When the dark web is mentioned online, it’s usually in tandem with criminal markets and law enforcement arrests.
Drugs, weapons, intellectual property and stolen data are all hot businesses on the dark web, with hundreds of terabytes of information on offer. Merchants profit from dumps of stolen credit card data, initial points of access to vulnerable systems, credentials and intellectual property belonging to companies included in cyberattacks.
According to Kela 2022 Threat Intelligence Report (PDF), 48% of organizations do not have a documented dark web threat intelligence policy in place, despite the obvious danger.
However, the dark web serves organizations and individuals far more than what a small subset of criminals do under its umbrella.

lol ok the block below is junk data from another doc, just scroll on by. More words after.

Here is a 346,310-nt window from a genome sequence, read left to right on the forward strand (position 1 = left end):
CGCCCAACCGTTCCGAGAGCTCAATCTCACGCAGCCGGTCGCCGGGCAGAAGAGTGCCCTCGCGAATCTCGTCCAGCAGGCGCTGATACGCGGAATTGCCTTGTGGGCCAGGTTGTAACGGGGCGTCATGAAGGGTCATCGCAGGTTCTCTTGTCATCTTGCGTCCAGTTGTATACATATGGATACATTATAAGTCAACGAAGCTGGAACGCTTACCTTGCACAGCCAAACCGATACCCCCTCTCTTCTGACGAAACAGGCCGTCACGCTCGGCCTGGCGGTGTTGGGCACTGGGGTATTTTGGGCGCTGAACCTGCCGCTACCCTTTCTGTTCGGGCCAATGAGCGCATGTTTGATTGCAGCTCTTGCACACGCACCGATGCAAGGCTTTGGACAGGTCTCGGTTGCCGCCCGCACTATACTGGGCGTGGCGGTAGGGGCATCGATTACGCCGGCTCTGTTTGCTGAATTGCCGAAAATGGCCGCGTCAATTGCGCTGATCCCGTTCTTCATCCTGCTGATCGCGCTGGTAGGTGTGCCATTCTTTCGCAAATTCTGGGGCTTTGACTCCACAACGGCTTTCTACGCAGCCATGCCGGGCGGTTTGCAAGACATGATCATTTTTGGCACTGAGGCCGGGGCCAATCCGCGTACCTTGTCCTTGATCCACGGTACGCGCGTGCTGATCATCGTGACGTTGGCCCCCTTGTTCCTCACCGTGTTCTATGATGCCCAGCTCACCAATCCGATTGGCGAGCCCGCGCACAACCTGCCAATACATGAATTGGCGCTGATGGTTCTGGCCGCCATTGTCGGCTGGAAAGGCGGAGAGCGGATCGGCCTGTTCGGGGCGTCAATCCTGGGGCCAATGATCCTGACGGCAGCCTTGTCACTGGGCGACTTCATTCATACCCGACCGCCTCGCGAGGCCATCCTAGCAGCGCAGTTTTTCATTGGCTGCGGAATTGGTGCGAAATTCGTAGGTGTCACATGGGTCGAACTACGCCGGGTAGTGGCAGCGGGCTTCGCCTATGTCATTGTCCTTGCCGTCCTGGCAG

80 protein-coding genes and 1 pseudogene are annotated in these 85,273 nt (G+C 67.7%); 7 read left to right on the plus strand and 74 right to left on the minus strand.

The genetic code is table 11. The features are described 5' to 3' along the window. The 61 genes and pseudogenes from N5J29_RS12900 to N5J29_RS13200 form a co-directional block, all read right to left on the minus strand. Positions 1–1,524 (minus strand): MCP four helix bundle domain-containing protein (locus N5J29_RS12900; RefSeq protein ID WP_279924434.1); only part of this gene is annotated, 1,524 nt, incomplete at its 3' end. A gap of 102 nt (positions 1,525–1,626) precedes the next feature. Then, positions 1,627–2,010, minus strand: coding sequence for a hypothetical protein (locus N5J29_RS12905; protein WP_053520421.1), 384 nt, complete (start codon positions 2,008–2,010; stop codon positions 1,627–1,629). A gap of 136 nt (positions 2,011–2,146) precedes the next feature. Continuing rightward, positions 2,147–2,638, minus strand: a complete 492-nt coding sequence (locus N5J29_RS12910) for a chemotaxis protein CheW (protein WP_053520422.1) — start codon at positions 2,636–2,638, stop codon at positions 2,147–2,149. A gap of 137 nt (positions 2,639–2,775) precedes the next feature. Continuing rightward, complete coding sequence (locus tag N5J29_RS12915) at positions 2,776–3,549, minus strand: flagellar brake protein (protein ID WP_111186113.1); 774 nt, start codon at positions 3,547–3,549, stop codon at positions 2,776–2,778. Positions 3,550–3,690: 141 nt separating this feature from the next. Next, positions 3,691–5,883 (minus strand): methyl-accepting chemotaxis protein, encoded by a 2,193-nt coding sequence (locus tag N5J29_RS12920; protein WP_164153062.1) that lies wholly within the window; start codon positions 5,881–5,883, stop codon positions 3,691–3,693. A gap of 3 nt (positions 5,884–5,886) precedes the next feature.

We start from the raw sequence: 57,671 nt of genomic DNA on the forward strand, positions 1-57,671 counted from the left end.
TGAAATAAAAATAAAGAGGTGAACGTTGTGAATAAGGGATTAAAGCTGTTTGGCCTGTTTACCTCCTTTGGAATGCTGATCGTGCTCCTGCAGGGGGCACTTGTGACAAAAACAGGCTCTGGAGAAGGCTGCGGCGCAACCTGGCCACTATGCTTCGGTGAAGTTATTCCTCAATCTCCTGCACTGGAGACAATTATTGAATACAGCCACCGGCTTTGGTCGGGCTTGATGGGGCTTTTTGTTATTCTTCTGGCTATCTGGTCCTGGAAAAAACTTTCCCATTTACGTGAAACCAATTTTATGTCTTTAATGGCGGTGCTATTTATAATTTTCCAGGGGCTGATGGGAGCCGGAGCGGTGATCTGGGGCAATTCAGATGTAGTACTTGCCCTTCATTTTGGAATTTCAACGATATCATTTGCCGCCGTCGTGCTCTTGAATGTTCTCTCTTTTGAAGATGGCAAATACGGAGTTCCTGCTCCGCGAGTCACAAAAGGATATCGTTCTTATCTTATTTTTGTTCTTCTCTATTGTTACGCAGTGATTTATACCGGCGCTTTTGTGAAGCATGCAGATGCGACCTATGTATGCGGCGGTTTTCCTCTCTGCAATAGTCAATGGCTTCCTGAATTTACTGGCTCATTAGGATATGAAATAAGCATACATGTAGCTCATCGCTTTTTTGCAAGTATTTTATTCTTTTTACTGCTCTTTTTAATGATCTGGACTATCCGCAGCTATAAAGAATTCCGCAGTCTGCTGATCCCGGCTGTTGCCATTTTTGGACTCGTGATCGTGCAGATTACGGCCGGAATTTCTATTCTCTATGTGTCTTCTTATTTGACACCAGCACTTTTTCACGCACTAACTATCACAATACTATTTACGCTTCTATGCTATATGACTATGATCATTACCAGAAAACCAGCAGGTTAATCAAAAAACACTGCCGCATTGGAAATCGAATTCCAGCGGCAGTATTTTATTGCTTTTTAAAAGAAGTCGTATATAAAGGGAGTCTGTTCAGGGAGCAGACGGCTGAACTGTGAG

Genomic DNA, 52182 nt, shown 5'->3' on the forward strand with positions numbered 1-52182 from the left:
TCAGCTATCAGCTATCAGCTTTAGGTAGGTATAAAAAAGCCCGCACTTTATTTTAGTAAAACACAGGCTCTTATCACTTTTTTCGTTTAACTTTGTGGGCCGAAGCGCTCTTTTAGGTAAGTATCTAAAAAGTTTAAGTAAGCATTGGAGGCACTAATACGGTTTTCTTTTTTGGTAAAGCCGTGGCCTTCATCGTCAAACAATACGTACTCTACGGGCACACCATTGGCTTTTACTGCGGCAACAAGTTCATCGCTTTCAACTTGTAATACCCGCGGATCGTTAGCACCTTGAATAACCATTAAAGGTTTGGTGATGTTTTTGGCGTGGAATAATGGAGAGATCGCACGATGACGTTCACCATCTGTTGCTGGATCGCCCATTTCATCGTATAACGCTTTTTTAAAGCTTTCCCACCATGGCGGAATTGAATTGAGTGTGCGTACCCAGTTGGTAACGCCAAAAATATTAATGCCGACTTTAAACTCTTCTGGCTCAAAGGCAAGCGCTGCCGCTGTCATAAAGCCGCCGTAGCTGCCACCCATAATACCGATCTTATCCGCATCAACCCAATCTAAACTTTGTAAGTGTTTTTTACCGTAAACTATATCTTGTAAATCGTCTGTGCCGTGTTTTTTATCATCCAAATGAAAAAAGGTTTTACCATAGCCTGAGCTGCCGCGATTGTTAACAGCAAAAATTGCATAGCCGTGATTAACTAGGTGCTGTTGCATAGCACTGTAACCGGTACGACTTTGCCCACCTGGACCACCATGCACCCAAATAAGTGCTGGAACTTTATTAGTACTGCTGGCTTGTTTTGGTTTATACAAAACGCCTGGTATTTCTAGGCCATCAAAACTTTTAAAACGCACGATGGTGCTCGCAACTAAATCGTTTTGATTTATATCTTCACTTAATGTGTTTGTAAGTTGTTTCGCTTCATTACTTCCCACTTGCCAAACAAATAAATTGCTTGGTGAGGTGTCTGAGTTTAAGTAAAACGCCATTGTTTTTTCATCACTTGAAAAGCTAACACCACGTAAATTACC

To access a dark web address, you need to use a VPN and a suitable browser (it should be Tor). The goal is to minimize your online footprint, anonymize your traffic and hide your location.
There are many legitimate uses of dark web services and communication. For example, this can include hosted tools to combat censorship – essential services for people in countries under strict government surveillance and control, as well as anonymous email drop boxes and whistleblowers that improve the privacy.
Some news outlets also maintain an online presence through the dark web when their surface websites are blocked, and other websites do the same when they are banned at the ISP level by countries during unrest and protests.
Yes, the dark web has an unsavory reputation. However, remaining anonymous can be invaluable to protesters, civil rights groups, journalists, lawyers and other vulnerable groups.